Student Motivation and Active Learning
Our site has many ways to make learning more active for the student, hence more stimulating and more memorable.
"Problem-Based Learning" by Frank Forsythe is a chapter of the Handbook for Economics Lecturers, explaining how to make student research tasks a central part of an economics course. A substantially revised edition was released in Autumn 2010.
In an older handbook chapter on Simulations, Games and Role-Play, Mark Sutcliffe discusses the use of games or simulations in teaching economics, with examples. See also our Theme document on Classroom Experiments and Games.
Other sections of our Handbook discuss active learning approaches. See for example Overcoming barriers to active learning in lectures in the chapter on Lectures.
See also our teaching case studies in the categories of Learning Approaches and Classroom practice and student engagement, especially Employability, Transferable Skills and Student Motivation and Developing a PBL course in Economics: a sceptic's diary.
In our 2006 student survey, when asked about activities that they find most useful in seminars, students mention questions, discussions and group work. Simulation games and role-play were also mentioned in the institutions where they were used. Students complain about seminars that lack interaction:
"Tutors should try to make the class more stimulating maybe by doing more games and role-play";
"The students should be made to interact more even if it is just in discussion. Why are there no debates? Surely a debate would get everyone involved. The lecturer could set a motion and the class could debate it. The debates could be prepared or not."
Projects funded by the Economics Network
- Embedding PBL and Critical Skill Development in the Curriculum / PBL at Londonmet: (1) Why do students prefer 'chalk and talk'? and (2) assessing PBL with a control group
- Introducing Problem-Based Learning to a First-Year Curriculum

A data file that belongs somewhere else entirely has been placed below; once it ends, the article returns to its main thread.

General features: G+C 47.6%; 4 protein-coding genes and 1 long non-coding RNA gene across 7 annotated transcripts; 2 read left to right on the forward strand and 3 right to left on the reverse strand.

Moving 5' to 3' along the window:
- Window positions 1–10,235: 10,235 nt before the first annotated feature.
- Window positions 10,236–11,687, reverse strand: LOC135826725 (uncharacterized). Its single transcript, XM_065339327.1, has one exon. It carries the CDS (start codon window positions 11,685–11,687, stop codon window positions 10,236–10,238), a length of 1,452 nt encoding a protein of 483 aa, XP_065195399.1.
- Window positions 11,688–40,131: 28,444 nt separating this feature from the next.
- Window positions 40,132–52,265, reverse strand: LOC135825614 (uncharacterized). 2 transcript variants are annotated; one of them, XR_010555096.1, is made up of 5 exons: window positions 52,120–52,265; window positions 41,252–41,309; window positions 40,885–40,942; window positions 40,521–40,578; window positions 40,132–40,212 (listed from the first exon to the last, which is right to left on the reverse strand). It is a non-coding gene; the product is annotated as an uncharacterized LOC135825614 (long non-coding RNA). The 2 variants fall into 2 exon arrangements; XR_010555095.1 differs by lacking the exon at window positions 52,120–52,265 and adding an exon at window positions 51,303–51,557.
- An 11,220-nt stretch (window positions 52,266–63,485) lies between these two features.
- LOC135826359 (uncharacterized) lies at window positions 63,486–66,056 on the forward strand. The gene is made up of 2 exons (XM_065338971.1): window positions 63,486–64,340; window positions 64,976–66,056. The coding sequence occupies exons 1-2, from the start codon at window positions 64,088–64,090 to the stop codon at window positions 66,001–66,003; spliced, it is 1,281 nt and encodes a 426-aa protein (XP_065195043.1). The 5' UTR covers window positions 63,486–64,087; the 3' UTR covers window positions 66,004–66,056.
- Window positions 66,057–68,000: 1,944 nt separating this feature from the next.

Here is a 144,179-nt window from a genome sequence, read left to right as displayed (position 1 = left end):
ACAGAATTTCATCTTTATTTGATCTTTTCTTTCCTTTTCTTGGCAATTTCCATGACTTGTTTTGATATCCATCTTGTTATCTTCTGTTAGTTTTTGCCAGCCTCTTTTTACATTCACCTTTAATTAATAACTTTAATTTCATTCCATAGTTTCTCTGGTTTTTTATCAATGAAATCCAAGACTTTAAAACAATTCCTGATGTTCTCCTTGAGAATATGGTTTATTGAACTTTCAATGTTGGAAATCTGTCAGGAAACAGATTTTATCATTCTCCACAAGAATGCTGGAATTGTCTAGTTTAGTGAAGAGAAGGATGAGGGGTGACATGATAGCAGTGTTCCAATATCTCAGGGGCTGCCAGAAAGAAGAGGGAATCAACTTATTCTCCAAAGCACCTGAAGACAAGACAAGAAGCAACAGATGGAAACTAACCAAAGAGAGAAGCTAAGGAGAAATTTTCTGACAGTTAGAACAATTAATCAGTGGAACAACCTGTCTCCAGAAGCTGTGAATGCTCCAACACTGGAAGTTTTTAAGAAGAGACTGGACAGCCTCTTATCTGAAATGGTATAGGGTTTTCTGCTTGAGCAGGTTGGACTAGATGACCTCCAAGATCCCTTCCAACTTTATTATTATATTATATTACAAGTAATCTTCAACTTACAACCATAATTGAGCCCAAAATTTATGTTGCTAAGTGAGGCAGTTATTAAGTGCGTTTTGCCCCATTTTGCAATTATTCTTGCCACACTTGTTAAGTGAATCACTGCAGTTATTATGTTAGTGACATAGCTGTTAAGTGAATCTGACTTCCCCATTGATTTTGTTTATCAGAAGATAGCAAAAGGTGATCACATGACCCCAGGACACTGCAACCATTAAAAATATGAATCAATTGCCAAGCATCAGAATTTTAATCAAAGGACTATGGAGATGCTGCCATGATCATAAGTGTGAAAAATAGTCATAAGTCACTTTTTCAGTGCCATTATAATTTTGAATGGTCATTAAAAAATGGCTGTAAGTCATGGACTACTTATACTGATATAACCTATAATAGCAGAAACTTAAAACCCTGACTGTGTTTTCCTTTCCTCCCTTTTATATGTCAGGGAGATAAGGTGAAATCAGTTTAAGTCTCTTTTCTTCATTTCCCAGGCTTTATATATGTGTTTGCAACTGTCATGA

- Economics teaching and learning through the arts: the contribution of literature and cinema
- An Investigation into the Impact of Classroom Experiments on the Understanding of Threshold Concepts
- Worksheets for PBL tasks by Frank Forsythe, University of Ulster
- Sample PBL Exercise in Macroeconomics by Judith Piggott, Oxford Brookes University (.doc format)
- Microeconomic Case Studies (competition and collusion)
- Report and PBL tasks used for courses in London Metropolitan University (.doc format). See also PBL tasks for final year Economic Growth module
- Worksheets, case studies and interactive tutorials are listed in our links to Online Learning and Teaching Materials.
We are in the process of organising two workshops this academic year on the 'Use of case studies, problems and issues in teaching economics'. Please let us know if you are interested in attending. We can visit your department to give a workshop on active learning, problem-based learning or classroom experiments.
- Just-in-Time Teaching in Economics resources by Scott Simkins
- Podcast audio of a paper by Jean Shackelford from the "Active Learning Strategies for the Undergraduate Economics Curriculum" session at the ASSA conference 2007
- Try your hand at Active Learning Techniques: classroom exercises for Economics described by Sarah M. Harvieux at Centre College, USA
- Centre for active learning (CeAL) in Geography, Environment and Related Disciplines
- "A Whole System Approach to Problem-Based Learning in Dental, Medical and Veterinary Sciences - A Guide to Important Variables" published 2007 by the Centre for Excellence in Enquiry-Based Learning
- Flexible Delivery and responding to student needs are two of the Enhancement Themes for HE in Scotland.
- A study of Problem-Based Learning in US high school economics classrooms found significant improvements in student learning, relative to a control group. (PDF link, US Department of Education)
- The Interdisciplinary Journal of Problem-Based Learning has a special issue on evaluating the efficacy of PBL.
- Teaching tips for active learning from a 2002 conference in the USA (Wayback Machine link)